## 1 Introduction

The stock price is known as a highly volatile variable in a stock market. Price fluctuations, which occur randomly and frequently and sometimes include sudden jumps, increase investment risk and cause concern for investors and company owners who want to increase their capital. Therefore, researchers are propelled to study the fluctuating behavior of the market to find a way to model prices (or improve existing models) to advise investors looking for the best investments [15]. So far, significant progress has been made in this field, the most important of which is stock price modeling via continuous stochastic processes and discontinuous jump processes. The “arithmetic Brownian motion” model was the first mathematical model of stock prices, presented by Louis Bachelier in [6]. In his proposed model, Bachelier assumed that the discount rate is zero and the stochastic differential equation (SDE) governing the stock price is as follows:

$dSt=σdWt(1)$

where $St$ is the spot stock price at time $t$, $σ$ is diffusion coefficient (known as volatility), and $Wt,t≥0$ is a scalar Wiener process (a standard Brownian motion). Integration of Eq. 1 over ($t$, $t+∆t$) yields the stochastic solution of the equation:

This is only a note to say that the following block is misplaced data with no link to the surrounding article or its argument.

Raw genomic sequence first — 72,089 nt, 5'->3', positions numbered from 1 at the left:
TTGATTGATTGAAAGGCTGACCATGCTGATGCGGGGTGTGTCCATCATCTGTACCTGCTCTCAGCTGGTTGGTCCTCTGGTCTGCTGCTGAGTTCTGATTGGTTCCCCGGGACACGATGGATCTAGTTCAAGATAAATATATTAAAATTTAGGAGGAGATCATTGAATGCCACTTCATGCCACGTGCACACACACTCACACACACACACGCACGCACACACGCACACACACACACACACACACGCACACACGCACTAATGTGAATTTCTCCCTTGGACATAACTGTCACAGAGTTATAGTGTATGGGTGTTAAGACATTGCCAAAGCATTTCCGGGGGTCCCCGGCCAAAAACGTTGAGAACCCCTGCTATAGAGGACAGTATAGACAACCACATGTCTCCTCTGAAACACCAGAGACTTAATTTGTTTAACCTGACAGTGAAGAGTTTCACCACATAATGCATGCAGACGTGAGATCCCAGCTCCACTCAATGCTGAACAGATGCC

$∆St=σ∆Wt$

where $∆St=St+∆t−St$ is the relative change in the price during a time lag $∆t$, and $∆Wt=Wt+∆t−Wt$ is the increment of the wiener process which is computed as $∆Wt=ηΔt$, where $η$ is a random variable that follows a normal (Gaussian) distribution with zero mean and unit variance, i.e., $η∼N0,1$. Therefore, the following can be written:

$St+∆t=St+σ η∆t(2)$

The main shortcoming of Bachelier’s model is that it assumes that the future value of the assets follows a normal distribution. Based on this assumption, Eq. 2 can lead to a negative stock price with a positive probability, which is not possible in reality. In [7] Osborn demonstrated that the future value of the stock should follow a log-normal distribution, but the log-return of the stock follows a normal distribution. Shortly, the Bachelier model was modified by Samuelson in [8], where he introduced the “geometric Brownian motion” model (also known as Black-Sholes model). In this model, it is assumed that the price of the risky stock evolves according to the following SDE: